The above state will be further explained by referring to FIGS. 18 and 19. FIG. 18 shows how to establish a downstream working path (bold line) and a protection path (bold broken line) in the FIG. 17 setup. FIG. 19 shows an established upstream working path (bold line) and a protection path (bold dotted line) in the FIG. 17 setup. The same reference numerals and suffixes indicate the same parts in FIGS. 18 and 19 as those in FIG. 17. Although the nodes 103 and 104 are illustrated as they are necessary for description, the nodes 105 and 106 are not shown. The reference 101a indicates a segment of the counterclockwise ring transmission line 101 which is allocated to a working path, and 101r the rest of the line where no path is established. The reference designation 102b indicates the part of the clockwise ring transmission line 102 which is allocated to a working path, and 102r the rest of the line where no path is established. The reference 1O1b indicates a part of the counterclockwise line 101 which is allocated to a protection path. The paths are established at nodes 103, 104, 105 and 106 by writing-in a table (a link map) which instructs where a packet or a cell having a path ID number for the line should be outputted (such as a ring line or a node output terminal) when inputted at the nodes 103, 104, 105 and 106.
(2) An example of establishing a downstream working path and a protection path.
In FIG. 18, a downstream path is established between the nodes 103 and 104 in the manner described below. Explanation will be omitted for establishing working paths as they are similar to those in FIG. 17. (From the input terminal 103; of the node 103, to the insertion branch 103A.D, to a counterclockwise ring transmission line 101, to the branch 104D, to the multiplexer 104M and to the output terminal 1040 of the node 104). A protection path is established on the clockwise line 102 in FIG. 18. At the node 104, the ring path is cut off with an insertion branch 104A.D (as shown by a mark X in the figure), and the multiplexer 104M combines the working path with a packet or a cell to be outputted to the output terminal 1040.
The reason why the protection path should be cut off will now be explained. Once a ring path is established, if a packet or a cell having the path ID number to indicate the ring path line is generated for one reason or another (such as an error in the line or an error in node processing), it will circulate on the ring path forever. This will immediately lead to an increase of the circulating packets or cells to eventually limit the available line space. In order to prevent this, the ring path is blocked off.
The same path ID number is allocated to both the working and the protection paths for the downstream transmission line. This enables connection to a protection path without the necessity of changing the path ID number even if the ring line 101 with a working path established thereon is connected by a loop-back with the ring line 102 with a protecting path established thereon as a single transmission line.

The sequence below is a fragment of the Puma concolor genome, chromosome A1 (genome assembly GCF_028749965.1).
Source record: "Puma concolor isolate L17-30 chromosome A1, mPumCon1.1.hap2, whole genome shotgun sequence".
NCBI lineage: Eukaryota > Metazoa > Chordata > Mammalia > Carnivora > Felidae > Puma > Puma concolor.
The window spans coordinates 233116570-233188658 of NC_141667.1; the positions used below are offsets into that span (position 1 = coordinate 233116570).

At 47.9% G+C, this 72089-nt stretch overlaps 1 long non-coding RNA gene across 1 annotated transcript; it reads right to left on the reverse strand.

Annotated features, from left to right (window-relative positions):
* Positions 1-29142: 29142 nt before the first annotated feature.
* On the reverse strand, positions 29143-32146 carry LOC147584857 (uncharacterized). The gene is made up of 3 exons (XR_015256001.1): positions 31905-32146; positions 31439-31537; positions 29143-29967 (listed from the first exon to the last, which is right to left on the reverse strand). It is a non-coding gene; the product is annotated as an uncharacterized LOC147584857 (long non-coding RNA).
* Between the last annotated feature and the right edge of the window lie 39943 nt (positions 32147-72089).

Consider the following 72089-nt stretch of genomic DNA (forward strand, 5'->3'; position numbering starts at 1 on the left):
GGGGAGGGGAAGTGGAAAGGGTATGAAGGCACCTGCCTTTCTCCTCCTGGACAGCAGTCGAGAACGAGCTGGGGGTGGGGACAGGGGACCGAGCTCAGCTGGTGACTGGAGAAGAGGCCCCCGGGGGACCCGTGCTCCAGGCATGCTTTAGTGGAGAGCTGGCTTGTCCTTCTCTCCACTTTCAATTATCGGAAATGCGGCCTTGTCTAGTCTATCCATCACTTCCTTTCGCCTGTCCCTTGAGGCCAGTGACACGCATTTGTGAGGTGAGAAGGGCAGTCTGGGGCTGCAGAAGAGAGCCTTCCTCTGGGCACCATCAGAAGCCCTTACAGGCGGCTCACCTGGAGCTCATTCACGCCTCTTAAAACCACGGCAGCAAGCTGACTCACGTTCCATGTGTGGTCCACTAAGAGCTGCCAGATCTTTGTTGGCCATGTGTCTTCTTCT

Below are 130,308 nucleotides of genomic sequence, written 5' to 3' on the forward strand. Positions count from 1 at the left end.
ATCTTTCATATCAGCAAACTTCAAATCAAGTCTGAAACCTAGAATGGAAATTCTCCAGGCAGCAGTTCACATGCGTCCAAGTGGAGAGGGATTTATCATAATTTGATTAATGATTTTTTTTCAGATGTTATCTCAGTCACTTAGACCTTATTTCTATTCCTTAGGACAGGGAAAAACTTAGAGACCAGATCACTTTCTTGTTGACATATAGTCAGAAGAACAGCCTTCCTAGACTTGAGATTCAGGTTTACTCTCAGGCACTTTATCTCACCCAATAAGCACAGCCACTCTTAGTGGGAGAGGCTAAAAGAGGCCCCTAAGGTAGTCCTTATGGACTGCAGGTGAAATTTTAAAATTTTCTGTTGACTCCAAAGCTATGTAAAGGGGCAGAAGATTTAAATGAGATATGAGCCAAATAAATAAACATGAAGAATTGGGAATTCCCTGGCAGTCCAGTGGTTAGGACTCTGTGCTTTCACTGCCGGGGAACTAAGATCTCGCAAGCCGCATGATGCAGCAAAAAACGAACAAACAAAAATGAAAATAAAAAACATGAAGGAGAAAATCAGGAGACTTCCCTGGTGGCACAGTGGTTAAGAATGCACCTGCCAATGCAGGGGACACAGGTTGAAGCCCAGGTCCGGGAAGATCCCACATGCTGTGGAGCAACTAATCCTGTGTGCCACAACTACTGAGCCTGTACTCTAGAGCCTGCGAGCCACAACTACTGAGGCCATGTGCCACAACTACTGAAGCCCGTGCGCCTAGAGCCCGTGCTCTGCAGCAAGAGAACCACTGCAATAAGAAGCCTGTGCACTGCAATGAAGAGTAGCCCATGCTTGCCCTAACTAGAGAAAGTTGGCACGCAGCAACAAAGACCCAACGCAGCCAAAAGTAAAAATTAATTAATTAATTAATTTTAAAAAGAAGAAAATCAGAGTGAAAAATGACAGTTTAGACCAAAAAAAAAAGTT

(3) An example of establishing an upstream working path and a protection path.
Similarly, the upstream path will be established between the nodes 103 and 104 in FIG. 19. Explanation is omitted for establishing a working path as it is similar to those given in relation to F1G. 17. (From the input terminal 104; of the node 104 to the insertion branch 104A.D, to a clockwise ring transmission line 102, to the branch 103D, to the multiplexer 103M and to the output terminal 1030). A protection path is established on the counterclockwise ring line 101 in FIG. 19. The ring path is cut off at the node 103 with the insertion branch 103A.D (noted with the X mark in FIG. 19). The packet or the cell is multiplexed with the working path by the multiplexer 103M to be outputted to the node output terminal 1030. The same path ID number is assigned to both the working path and the protection path in the upstream line in a manner to avoid duplication with the path ID number indicating the downstream line. This is essential for preventing the coupling of an upstream path with a downstream path when a transmission line is looped back.
A loop-back operation will now be described.
(4) An example of a loop-back operation when a failure takes place on a working path (recovery of a downstream path).
The recovery sequence for a downstream loop-back will be described by referring to FIG. 20 where a disconnection takes place on the ring transmission lines 101 and 102 between the nodes 103 and 104 under the conditions where paths are established as shown in FIG. 19 and a loop-back is made on both sides of the point 110. In other words, when a failure is detected by signals received from the transmission line such as by a lowering of the level of the received signal or sending of the receiving timing signals, etc.), the line is switched to the other ring transmission line of the opposite direction; in other words, dual opposing ring lines are corrected. For this purpose, even if one of the transmission lines is normal, it is switched to the other ring transmission line and therefore becomes disconnected. This in turn disconnects the receiving side of the ring in the normal side, requiring a loop-back. Loopback may be made on both sides of the disconnected point (a loop-back point 110). The same numbers are allocated to the working paths of the counterclockwise ring transmission line 101 and the protection paths on the clockwise ring transmission line 102, so it can be connected to a protection path without the necessity of changing the path ID number for the transmission line thereof.